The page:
Ten years ago, only 11 players averaged at least 6 FTA per game, but that number has nearly doubled in 2024. 10 years ago, only two of the top 10 players in FTA were guards (Harden and DeRozan) while four of the top six this year (Luka, Trae, SGA and Dame) are guards.


Watching Embiid’s 70 point game from last night, it looks like the Spurs can basically do nothing with him. The defense looks so soft inside, it looks like an exercise for Embiid and not a competitive NBA game. And it’s not like the Spurs didn’t try being physical with Embiid, he shot 23 free throws during the game, but it was like there was no real safe space between fouling or playing no defense at all. And while the Spurs are a bad team and this was an extreme example, I think any regular NBA fan would say this is an all-too-common occurrence.



  1. The players are better

An important thing to point out, it’s not all style changes and relaxed rules that have juiced scoring, the players are almost certainly more skilled than they were even ten years ago, which has led to higher scoring.


The early 60s had a lot of the same trends as today. During that time period, teams were adopting the practice most famously employed by the Celtics, which was having an athletic squad that ran a lot in transition, not unlike teams copying the Warriors by having more shooters and taking more threes. The game that had been very slow (and very white) was getting faster and more athletic, and it’s no surprise that the biggest statistical beasts of that time were the athletic outliers in players like Wilt, Elgin and Oscar.


Today, the players are more skilled, particularly in being able to shoot the basketball. You basically can’t be a guard and play real minutes in the NBA without being a decent three point shooter, and the number of bigs who don’t at least attempt to shoot some threes is diminishing every season. The reason the spacing works is because its now easier than ever to play five out offense because the personnel is there to fit that playing style.


That took some time to adjust, particularly with bigs learning how to be proper, all-around basketball players and not just limited to traditional “big” skills. It’s notable that Wemby and Chet entered the league at the same time–as they both come across as evolutionary players in their combination of elite length and athleticism with having traditional basketball skills like shooting, dribbling and passing.
 

joe dokes

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Jul 18, 2005
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Only 4 players shot above 50% in 65-66
3 in 66-67
6 in 67-68
7 in 68-69
13 in 69-70
12 in 73-74
48 in 79-80
And so on.
 

bankshot1

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Feb 12, 2003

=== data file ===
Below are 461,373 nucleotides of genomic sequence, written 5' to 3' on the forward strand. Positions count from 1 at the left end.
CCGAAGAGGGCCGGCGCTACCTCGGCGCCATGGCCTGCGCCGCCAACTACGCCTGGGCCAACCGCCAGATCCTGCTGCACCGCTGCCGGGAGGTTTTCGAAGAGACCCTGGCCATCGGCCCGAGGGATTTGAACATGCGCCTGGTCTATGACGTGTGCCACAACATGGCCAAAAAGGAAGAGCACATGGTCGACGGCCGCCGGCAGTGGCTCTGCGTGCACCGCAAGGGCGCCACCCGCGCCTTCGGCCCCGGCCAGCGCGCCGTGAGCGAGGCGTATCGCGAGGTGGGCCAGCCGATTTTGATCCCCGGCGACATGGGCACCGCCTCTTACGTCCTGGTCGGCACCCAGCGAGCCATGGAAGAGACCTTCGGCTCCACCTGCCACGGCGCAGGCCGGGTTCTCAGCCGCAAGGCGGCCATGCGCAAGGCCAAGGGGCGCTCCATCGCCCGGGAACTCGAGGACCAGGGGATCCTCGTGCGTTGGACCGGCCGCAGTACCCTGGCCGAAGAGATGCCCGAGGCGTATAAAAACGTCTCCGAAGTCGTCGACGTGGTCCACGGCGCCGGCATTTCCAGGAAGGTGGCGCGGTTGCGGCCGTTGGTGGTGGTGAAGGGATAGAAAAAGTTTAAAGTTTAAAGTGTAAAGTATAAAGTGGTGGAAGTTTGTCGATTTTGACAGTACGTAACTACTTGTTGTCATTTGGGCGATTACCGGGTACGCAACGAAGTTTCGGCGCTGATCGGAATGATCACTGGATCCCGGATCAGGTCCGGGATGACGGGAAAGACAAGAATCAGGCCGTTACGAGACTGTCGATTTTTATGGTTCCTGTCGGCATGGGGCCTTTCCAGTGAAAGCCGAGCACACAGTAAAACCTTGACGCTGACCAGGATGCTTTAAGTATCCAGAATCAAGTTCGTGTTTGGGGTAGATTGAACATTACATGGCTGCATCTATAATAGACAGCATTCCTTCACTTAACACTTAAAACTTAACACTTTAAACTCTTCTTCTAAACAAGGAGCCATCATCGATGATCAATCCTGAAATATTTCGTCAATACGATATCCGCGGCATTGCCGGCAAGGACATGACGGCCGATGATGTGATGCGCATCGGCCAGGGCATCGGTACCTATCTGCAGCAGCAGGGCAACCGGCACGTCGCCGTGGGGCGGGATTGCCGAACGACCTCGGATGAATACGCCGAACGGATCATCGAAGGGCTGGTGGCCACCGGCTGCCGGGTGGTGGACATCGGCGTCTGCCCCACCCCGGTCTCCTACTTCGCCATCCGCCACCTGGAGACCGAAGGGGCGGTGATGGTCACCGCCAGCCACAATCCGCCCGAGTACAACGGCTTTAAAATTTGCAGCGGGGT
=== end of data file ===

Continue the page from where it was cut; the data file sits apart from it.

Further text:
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The physicality of the game between 60s and today is apples and hand grenades.

There was a level of mayhem back then that was part of the game, and is mostly absent from today's game.

A drive to the hoops was rarely uncontested. I think "Make the SOB pay" was Red's 11th Commandment.

If you can't touch a guy while guarding him, or you have to give him space to land on a jumper, or else its 3 shots and the ball, makes a difference.

Rebounding was a war back then, today its mostly one guy at the rim with everyone else at the perimeter.

You can throw an elbow, to clear out, but the closest guy to you is probably the mop guy as teams transition from D to O/ O to D.

While today's athlete are far superior and better conditioned and most don't need 2nd jobs to pay the mortgage, (most) its a different game.

I will now resume yelling at clouds.
 

Humphrey

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Aug 3, 2010
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The physicality of the game between 60s and today is apples and hand grenades.

There was a level of mayhem back then that was part of the game, and is mostly absent from today's game.

A drive to the hoops was rarely uncontested. I think "Make the SOB pay" was Red's 11th Commandment.

If you can't touch a guy while guarding him, or you have to give him space to land on a jumper, or else its 3 shots and the ball, makes a difference.

Rebounding was a war back then, today its mostly one guy at the rim with everyone else at the perimeter.

You can throw an elbow, to clear out, but the closest guy to you is probably the mop guy as teams transition from D to O/ O to D.

While today's athlete are far superior and better conditioned and most don't need 2nd jobs to pay the mortgage, (most) its a different game.

I will now resume yelling at clouds.
Clips from the games I've watched from the 70s and 60s (like the famous triple OT game w/the Suns); I'm amazed how passive the perimeter defense is; little pressure on the ball and no one picking anyone up until they're a good step inside what would now be 3 point distance.
 

bankshot1

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Feb 12, 2003
25,072
where I was last at
Clips from the games I've watched from the 70s and 60s (like the famous triple OT game w/the Suns); I'm amazed how passive the perimeter defense is; little pressure on the ball and no one picking anyone up until they're a good step inside what would now be 3 point distance.
Why guard a guy 23' out when they're not going to shoot a low % shot? Thats a shot you want them to take. And you don't want to foul them and put them on the line. The ball back then moved out to in to get a high % shot or FTs.

FYI I was lucky enough to be at the 3OT game